Saturday, January 21, 2006
Aathi review - The Hindu
Cliched, and typically Vijay
RULED BY BLOOD AND GORE: `Aadhi.'
Surprisingly, the heroine of this action film, which has Vijay as hero, is not a glam doll. In fact she has some daredevilry to perform, while the hero takes the backseat for a while. But once he springs into action there's no stopping him. Suryan Arts' `Aadhi' (U/A) is in the same genre as the other major releases this month. And it is the second Telugu remake of this season. Vijay has tried out minor changes in his appearance, with coloured hair and a faint, dishevelled beard. Introduced as a fun loving person, the manner in which Vijay's role metamorphoses into a serious, vengeful character is an interesting feature of `Aadhi.'
Ramanaa, the screenplay and dialogue writer and director, teams up once again with Vijay. Why does Ramanaa make the characters repeat words so often? It sounds ludicrous after a point. Especially when even the villains adopt the same style.
Aadhi's is a happy family in Delhi. When he suddenly decides to shift base to Chennai, his parents are perplexed but come down with him. He meets Anjali (Trisha) and slowly friendship turns into love. Both of them have a secret mission on hand and go about their tasks. `Aadhi' is a story of justified vendetta.
Vijay's initial cheerfulness is enjoyable but as things get serious he tends to overdo the histrionics bit. Trisha looks radiant, her dancing is getting better and in the area of expressions too she seems to be honing her skills — the result is gratifying. Vivek's comedy scenes early in the film are a little like the track he followed in `University,' but on the whole his humour line is entertaining. Saikumar's eyes spew venom. The actor is an apt choice for the brutal role.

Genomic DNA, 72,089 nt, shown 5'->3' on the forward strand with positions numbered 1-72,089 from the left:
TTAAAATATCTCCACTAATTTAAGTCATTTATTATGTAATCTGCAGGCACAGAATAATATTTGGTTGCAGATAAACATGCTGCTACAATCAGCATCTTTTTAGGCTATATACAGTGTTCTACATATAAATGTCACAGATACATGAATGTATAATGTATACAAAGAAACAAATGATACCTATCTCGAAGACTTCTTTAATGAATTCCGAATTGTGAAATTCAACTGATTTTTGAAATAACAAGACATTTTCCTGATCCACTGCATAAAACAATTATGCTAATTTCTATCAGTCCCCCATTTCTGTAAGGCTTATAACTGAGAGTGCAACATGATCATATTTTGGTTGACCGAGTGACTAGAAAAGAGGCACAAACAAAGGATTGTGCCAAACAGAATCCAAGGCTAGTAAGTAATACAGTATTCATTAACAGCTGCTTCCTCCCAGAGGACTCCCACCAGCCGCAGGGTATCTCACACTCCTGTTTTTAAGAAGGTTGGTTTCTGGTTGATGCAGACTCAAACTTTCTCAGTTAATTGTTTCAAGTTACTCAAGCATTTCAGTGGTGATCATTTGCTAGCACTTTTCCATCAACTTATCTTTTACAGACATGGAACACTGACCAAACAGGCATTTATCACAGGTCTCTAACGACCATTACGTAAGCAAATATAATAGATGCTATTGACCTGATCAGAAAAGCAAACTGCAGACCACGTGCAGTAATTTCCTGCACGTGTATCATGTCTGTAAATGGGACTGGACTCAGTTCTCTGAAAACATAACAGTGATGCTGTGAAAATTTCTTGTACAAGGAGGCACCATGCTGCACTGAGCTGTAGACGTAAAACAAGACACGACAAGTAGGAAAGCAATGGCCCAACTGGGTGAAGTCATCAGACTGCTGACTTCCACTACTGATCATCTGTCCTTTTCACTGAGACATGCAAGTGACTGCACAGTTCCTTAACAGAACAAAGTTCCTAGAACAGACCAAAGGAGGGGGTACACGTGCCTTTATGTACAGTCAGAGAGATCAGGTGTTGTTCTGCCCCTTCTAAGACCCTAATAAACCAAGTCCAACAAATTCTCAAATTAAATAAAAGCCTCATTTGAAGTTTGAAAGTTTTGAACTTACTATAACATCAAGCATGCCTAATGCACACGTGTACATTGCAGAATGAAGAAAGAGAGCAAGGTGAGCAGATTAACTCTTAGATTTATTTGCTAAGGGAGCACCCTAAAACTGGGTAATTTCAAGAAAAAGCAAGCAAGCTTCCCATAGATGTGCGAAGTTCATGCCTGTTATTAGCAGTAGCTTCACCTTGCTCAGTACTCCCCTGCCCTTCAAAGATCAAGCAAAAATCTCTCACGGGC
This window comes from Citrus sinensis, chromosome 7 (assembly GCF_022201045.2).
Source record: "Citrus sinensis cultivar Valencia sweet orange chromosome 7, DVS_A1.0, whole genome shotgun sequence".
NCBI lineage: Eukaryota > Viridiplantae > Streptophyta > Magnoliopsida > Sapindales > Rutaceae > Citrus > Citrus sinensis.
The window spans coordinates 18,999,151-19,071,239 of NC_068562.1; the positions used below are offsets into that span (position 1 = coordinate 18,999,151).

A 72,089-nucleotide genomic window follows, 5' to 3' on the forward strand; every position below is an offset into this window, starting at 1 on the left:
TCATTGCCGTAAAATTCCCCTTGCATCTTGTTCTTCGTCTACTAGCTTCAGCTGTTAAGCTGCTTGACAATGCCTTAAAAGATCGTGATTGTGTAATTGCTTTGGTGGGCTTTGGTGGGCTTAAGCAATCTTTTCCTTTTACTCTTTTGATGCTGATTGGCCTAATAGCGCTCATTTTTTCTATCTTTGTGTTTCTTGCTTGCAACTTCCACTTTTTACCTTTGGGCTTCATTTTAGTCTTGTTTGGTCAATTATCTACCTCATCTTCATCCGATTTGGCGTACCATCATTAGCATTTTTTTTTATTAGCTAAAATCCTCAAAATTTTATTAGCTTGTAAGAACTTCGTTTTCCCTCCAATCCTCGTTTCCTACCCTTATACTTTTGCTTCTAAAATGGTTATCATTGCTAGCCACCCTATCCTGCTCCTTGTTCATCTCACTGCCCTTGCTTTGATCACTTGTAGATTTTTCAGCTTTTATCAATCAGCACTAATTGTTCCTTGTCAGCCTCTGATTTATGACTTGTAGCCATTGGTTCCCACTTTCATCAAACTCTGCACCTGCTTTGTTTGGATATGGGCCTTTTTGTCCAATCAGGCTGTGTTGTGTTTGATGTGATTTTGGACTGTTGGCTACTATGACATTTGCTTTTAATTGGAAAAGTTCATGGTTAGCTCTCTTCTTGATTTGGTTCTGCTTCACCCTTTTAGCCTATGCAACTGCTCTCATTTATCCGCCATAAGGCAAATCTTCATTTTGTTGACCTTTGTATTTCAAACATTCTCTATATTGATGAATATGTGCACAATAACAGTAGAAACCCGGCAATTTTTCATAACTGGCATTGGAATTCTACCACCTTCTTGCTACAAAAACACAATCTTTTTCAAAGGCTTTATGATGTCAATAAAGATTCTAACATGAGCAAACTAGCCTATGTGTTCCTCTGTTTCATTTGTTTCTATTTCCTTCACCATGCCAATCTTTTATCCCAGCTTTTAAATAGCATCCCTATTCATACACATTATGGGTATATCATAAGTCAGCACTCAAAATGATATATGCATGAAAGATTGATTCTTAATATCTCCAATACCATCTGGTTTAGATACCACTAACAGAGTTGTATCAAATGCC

For the sake of being different, you have the hero decapitating the villain's head midair, but the neck (that looks like some synthetic make) dangling loose before it falls makes it comedy unintended. The film opens in Rameswaram with Vijay running on the railway track to save a friend. Next you see him in New Delhi — sequentially it's slightly confusing! And when the dove in Trisha's hands is absolutely motionless, you hear the sound of its fluttering wings. Such discrepancies are minor all right but they hamper the impact.
`Ennai Konja Konja ... ' is a scintillating duet from Vidyasagar. The re-recording in the scene where the hero and heroine visualise their childhood in the building that was once their ancestral home, is particularly commendable. Rajeevan's art lends gloss to the song sequences and magnificence to the flashback, though not all of it is natural.
Once the suspense is out, the predictable turn of events and the protraction begin to make you restless. In scenes where guns would have made matters crisp and quick, you have henchmen running around brandishing antique cutting tools! And just when you think `Aadhi's quota of blood and gore is over, the hero informs the audience there's more to come. That's when you wriggle with impatience.